Russell Crowe Called Director an "Idiot" for Slamming Meg Ryan Affair
The co-stars fell into a real-life romance filming the box-office disappointment Proof of Life.
In the 2000 thriller Proof of Life, Russell Crowe portrays a kidnapping and ransom specialist who embarks on a mission to rescue an American engineer being held by guerrillas in South America and ends up falling for the engineer's actor wife, played by Meg Ryan. The film's production took an unexpected turn when life mirrored art and real-life sparks flew between Ryan and Crowe, resulting in an off-screen affair that overshadowed the film's release. Read on to learn more about the scandalous romance and why it led to Crowe calling director Taylor Hackford "a [expletive] idiot."
Ryan was married to Dennis Quaid at the time.
When Proof of Life began filming in 2000, then-36-year-old Crowe was at the peak of his fame after the recent release of Gladiator, which would earn him the Oscar for Best Actor. He was also single. However, then-39-year-old Ryan was married to fellow actor Dennis Quaid, who she met filming 1987's Innerspace and wed in 1991. The two welcomed their son, The Boys actor Jack Quaid, the following year. By then, Ryan was a household name following her big breakout in When Harry Met Sally in 1989. Starring roles in '90s rom-coms Joe Versus the Volcano, Sleepless in Seattle, and You've Got Mail cemented her place as "America's Sweetheart."
That squeaky-clean image would change when rumors of a burgeoning romance between Ryan and Crowe emerged during the Proof of Life shoot. She and Quaid issued a statement announcing their separation in June 2000, and just a week later, the New York Post confirmed that Ryan and Crowe were a pair, citing reports of the two "smooching and nuzzling in restaurants and clubs all over London."
Taylor Hackford blamed the movie's dismal performance on the affair.
Proof of Life was released in December 2000, after a troubled shoot that included the tragic death of a stand-in actor. To avoid questions about their relationship, Russell and Ryan declined to do interviews to promote the film, according to ABC News. Per the same article, director Hackford told the Calgary Sun that he was "deeply hurt" by the actors' lack of support for the movie "and that Proof of Life will probably best be known as the film that sparked a love affair between Russell Crowe and Meg Ryan." He added that he had cut a love scene between the two actors after testing versions of the film with audiences, leaving in just "one kiss—and a lot of long, lingering looks."
The film garnered mediocre reviews and the romance between its leads failed to lure audiences in, meaning that it didn't make up its $65 million budget at the box office. Hackford, who also directed hits like An Officer and a Gentleman, blamed this poor performance on the tabloid story attached to the film. The following February, he told The Guardian, "It had an indelible and very destructive effect on the release of the film in the US, because the real-life story overpowered the film."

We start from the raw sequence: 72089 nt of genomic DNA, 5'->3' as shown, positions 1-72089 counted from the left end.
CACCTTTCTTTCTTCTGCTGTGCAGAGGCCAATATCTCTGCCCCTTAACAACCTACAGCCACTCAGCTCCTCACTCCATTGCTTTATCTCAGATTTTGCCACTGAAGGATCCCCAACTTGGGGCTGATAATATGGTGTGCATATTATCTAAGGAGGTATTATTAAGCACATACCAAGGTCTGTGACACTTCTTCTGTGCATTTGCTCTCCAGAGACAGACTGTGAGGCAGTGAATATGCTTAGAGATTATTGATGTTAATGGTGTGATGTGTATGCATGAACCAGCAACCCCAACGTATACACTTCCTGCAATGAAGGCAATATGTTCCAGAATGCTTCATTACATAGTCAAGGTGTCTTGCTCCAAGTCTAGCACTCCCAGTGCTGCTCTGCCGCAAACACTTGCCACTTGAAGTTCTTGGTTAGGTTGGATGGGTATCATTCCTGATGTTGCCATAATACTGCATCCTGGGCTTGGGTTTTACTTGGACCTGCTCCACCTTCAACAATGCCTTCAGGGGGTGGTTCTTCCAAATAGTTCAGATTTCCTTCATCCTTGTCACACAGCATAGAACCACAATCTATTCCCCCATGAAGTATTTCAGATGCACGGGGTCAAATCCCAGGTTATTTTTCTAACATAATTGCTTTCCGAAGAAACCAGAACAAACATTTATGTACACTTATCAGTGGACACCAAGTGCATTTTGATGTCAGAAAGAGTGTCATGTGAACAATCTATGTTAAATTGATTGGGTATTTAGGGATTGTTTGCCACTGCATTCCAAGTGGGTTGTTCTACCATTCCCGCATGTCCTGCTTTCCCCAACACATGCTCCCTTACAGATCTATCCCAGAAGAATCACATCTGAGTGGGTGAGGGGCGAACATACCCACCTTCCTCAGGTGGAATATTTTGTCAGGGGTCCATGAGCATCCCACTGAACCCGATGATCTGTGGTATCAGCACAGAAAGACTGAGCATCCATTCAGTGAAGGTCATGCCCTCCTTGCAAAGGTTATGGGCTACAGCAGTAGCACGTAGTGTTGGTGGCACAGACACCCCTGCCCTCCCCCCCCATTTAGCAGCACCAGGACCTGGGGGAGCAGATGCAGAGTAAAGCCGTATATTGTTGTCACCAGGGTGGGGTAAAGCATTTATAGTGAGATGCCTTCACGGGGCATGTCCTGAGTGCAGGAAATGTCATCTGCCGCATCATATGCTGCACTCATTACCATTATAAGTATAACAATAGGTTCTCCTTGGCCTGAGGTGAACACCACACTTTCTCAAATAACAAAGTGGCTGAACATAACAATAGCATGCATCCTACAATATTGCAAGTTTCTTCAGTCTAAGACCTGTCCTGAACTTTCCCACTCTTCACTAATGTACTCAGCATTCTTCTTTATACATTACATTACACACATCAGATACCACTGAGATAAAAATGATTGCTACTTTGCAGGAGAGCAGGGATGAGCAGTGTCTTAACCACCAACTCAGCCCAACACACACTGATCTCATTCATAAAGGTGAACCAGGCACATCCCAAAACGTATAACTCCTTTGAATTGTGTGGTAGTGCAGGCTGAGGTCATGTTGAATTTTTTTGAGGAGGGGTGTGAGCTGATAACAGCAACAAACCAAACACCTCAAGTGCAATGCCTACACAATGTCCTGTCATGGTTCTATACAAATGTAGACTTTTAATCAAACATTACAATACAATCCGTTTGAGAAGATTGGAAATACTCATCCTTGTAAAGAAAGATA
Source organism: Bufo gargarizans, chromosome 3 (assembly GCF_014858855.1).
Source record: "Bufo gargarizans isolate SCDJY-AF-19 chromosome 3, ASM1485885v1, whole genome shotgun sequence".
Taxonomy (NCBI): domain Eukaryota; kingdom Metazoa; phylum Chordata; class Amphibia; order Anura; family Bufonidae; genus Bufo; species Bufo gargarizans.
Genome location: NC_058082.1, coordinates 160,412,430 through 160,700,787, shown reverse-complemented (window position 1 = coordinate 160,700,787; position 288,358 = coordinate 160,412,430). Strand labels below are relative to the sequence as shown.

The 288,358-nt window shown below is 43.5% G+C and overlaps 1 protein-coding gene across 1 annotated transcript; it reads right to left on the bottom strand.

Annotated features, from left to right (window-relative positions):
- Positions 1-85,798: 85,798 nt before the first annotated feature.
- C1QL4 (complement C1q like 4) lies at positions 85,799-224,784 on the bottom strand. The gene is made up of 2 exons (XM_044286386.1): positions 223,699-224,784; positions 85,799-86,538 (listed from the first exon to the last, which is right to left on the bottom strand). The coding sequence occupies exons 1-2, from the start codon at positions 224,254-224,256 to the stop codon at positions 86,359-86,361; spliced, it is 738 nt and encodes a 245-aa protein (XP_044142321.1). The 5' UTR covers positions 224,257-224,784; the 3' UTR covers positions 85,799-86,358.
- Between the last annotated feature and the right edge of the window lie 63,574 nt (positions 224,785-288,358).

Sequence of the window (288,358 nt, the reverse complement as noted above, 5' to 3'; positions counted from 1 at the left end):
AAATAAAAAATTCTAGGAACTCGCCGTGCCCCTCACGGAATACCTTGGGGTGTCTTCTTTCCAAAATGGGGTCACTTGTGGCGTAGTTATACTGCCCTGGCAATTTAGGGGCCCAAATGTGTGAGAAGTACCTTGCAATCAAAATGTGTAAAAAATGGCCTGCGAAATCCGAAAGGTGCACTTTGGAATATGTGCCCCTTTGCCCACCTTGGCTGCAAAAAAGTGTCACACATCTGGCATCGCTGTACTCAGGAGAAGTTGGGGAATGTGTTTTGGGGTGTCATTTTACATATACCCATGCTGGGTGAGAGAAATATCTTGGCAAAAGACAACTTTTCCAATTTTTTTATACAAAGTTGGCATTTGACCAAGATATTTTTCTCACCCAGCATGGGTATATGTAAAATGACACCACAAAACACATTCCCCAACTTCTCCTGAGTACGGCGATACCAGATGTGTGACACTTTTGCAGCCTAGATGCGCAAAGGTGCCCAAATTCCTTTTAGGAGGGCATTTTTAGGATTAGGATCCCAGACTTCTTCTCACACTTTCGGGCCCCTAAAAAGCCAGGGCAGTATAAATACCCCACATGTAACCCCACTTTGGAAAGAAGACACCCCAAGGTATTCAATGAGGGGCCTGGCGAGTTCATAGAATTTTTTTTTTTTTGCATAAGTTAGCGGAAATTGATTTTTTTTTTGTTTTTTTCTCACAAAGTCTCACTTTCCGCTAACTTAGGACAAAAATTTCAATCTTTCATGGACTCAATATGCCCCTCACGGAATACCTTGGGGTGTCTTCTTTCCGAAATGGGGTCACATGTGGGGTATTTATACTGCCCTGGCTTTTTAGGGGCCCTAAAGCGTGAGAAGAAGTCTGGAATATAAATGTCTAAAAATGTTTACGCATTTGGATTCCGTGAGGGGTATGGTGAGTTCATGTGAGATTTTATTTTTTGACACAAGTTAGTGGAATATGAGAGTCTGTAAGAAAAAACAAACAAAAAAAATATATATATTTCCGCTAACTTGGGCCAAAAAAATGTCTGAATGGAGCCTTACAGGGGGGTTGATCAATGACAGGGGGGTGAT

Crowe called Hackford "an idiot."
Crowe minced no words when confronted by the director's remarks. "He said that?" the actor said, according to The Guardian. "He's a [expletive] idiot. No seriously—what a knob."
By this time, Crowe had announced his split from Ryan, telling Melbourne's Herald Sun (as quoted in People) that their need for "filling up" on their respective home countries was too much for the relationship to bear. "Meg is a beautiful and courageous woman," he added. "I grieve the loss of her companionship, but I haven't lost her friendship."
Crowe may have patched things up with Hackford too, later starring with the director's wife, Helen Mirren, in 2009's State of Play.
Ryan said Crowe didn't break up her marriage.
While the timeline led the public to assume otherwise, Ryan later stated that her affair with Crowe was not to blame for destroying her marriage. In a 2006 interview with Oprah Winfrey, she called her relationship with Quaid "unhealthy" and said that she probably should have left sooner. "It was never about another man," she said, adding that Crowe "was not a homewrecker." Two years later, she claimed to InStyle, via HuffPost, that Quaid's own infidelity contributed to their demise. "Dennis was not faithful to me for a long time, and that was very painful. I found out more about that once I was divorced," she said.
Her career was forever changed.
Her on-set romance with Crowe may have destroyed something else, however—Ryan's career, which never regained the momentum it had had in the '90s. Despite this, she has called scrutiny over the affair liberating, telling The Guardian in 2003, "This thing that people are so afraid of all the time—public censure or disapproval—has no power if you know yourself." The actor has also noted that her 2003 erotic thriller In the Cut may have hastened her departure from "sweetheart" status but claimed that her separation from mainstream Hollywood was two-sided.
"I think the feeling with Hollywood was mutual," she told The New York Times Magazine in 2019. "I felt done when they felt done, probably."
That said, Ryan will return to her rom-com roots soon with the movie What Happens Later, co-starring David Duchovny and set for release this November. This time around, she also co-wrote and directed.
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